DEFINITION of Nontaxable Distribution

A non-taxable distribution is a type of dividend that is paid to shareholders of a corporation not as a result of earnings, but as a return of capital. Nontaxable distributions can also include stock received from a spinoff. Dividends paid to cash-value life insurance policyholders are also considered nontaxable returns of capital.

Nontaxable distributions are also referred to as nondividend distributions or return of capital distributions.

BREAKING DOWN Nontaxable Distribution

A non-taxable distribution is not paid to investors from a company’s or mutual fund’s earnings or profits. It is a return of capital, meaning investors get back some of the money they invested into the company. Examples of non-taxable distributions include stock dividends, stock splits, stock rights, and distributions received from a partial or complete liquidation of a corporation.

Although the distribution is a non-taxable event when disbursed, it will be taxable when the stock is sold. Shareholders who receive nontaxable distributions must reduce the cost basis of their stock accordingly. Upon the sale of the stock, the resultant capital gain or loss will be calculated from the adjusted basis. For example, an investor purchases 100 shares of a stock for $800. During the tax year, she receives a non-taxable distribution of $90 from the company. Her cost basis will be adjusted to $800 – $90 = $710. The following year, she sells her shares for $1,000. Her reportable capital gain for tax purposes is $1000 – $710 = $290.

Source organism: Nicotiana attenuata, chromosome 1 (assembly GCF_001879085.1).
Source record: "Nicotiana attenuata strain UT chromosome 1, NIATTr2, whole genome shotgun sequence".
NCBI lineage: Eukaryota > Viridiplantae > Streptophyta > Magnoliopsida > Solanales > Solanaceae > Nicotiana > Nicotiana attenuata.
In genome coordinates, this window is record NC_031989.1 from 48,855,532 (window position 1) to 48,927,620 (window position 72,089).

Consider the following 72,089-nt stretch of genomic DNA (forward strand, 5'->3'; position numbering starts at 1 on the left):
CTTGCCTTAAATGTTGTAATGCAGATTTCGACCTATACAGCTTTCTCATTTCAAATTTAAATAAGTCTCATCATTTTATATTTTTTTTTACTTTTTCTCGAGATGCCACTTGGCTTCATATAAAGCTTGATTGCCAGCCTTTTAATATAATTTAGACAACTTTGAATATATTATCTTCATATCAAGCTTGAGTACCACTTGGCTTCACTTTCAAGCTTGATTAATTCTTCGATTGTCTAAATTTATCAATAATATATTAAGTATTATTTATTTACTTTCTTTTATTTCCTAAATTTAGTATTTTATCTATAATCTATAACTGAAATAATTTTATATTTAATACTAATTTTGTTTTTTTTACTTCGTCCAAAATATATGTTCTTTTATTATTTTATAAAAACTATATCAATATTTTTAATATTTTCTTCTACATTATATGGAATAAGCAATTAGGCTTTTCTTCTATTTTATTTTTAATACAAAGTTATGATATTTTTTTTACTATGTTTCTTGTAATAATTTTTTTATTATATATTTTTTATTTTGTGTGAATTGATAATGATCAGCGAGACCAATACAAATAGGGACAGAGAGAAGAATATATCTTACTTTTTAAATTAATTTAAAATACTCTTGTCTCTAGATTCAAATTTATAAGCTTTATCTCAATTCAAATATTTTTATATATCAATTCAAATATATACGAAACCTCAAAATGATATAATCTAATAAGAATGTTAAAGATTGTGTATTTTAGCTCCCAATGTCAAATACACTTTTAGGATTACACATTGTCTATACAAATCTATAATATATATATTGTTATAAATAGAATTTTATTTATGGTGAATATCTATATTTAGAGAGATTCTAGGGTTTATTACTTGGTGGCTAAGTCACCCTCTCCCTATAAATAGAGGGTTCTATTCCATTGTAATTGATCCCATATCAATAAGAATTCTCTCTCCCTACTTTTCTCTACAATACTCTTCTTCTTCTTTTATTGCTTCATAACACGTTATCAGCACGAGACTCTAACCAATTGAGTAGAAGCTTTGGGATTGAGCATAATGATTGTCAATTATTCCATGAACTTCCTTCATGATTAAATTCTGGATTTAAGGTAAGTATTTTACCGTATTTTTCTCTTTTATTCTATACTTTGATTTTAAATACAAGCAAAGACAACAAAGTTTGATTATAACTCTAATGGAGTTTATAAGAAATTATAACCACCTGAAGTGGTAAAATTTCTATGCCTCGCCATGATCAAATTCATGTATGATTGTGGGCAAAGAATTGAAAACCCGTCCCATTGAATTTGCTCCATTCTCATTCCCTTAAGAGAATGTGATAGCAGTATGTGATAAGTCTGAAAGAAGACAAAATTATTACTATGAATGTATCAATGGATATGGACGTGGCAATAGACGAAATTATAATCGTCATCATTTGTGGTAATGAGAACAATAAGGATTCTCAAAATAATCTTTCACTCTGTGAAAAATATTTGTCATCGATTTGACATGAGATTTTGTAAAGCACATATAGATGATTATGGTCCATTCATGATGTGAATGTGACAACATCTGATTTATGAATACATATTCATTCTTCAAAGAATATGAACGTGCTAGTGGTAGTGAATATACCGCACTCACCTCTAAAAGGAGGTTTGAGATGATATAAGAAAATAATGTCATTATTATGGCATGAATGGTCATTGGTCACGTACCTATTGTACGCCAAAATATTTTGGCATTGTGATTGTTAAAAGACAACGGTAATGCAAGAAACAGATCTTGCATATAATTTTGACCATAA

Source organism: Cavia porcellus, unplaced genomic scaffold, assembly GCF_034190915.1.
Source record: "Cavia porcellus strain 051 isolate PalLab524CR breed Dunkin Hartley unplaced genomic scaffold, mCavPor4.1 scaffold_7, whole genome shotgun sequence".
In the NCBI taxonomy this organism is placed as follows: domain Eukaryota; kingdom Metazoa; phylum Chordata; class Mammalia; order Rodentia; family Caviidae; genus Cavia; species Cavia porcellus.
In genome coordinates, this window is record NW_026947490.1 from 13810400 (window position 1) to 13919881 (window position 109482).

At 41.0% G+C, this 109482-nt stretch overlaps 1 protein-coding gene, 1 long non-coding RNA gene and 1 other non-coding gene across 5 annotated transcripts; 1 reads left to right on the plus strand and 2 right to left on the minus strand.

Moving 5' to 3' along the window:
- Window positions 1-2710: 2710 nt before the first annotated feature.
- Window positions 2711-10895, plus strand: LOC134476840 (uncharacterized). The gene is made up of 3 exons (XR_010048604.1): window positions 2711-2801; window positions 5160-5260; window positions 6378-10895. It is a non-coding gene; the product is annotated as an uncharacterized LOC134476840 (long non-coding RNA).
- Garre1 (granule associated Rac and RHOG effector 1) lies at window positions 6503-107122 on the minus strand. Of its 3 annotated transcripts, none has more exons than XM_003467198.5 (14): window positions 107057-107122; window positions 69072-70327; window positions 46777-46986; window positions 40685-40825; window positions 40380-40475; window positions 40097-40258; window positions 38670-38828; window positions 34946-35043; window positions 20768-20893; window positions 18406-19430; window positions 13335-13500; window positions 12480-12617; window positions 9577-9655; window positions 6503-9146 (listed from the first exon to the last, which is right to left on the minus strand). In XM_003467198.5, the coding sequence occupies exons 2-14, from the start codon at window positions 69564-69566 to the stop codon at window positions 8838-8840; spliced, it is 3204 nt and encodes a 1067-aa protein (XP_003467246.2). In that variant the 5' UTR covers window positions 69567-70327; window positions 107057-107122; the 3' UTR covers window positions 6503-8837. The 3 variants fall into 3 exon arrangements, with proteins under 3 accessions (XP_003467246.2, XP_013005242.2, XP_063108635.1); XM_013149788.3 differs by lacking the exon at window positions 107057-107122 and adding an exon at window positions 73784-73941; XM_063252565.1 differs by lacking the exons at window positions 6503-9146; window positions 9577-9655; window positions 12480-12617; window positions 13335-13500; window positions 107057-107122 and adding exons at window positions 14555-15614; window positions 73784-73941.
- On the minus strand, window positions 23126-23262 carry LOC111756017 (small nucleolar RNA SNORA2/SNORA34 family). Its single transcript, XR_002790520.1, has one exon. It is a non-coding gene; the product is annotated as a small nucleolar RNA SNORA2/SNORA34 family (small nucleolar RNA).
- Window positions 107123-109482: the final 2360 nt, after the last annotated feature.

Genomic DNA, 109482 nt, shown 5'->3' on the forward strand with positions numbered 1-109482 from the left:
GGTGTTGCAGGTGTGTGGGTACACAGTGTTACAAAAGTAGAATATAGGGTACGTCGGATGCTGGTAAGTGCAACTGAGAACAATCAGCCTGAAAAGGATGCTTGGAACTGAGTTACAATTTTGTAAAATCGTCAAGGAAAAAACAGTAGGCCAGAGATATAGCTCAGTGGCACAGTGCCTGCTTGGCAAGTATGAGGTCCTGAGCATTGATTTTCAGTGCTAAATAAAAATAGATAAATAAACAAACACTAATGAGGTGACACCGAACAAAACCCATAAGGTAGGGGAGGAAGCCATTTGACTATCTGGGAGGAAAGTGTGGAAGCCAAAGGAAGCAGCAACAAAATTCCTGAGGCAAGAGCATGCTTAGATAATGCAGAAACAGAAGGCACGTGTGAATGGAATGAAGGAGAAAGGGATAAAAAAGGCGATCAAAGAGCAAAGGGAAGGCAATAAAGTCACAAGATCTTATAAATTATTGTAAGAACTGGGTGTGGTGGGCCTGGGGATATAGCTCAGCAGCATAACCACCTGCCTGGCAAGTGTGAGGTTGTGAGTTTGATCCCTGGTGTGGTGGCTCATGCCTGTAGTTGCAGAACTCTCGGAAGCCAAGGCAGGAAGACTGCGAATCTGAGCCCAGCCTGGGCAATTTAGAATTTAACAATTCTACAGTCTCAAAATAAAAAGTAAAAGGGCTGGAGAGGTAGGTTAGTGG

the amount of the nondividend distribution is usually smaller than the investor’s basis in the shares. In a case where the distribution is more than the basis, the shareholder must reduce his or her cost basis to zero, and report the excess amount of the distribution as a capital gain in Schedule D. For example, assume the investor in the example above receives a total of $890 in dividends that are non-taxable. The first $800 of the distribution will reduce her cost basis to zero. The remaining $90 will be reported as short- or long-term capital gain, depending on how long the shares were held. She must also report as a long-term capital gain any additional nondividend distribution she receives on the stock in later years.

Nontaxable distributions are generally reported in Box 3 of Form 1099-DIV. Return of capital shows up under the “Non-Dividend Distributions” column on the form. An investor that does not receive this form from the dividend payer must report the distribution to the IRS as an ordinary dividend.

To learn more about nontaxable distributions, refer to IRS Publication 550: Investment Income and Expenses here.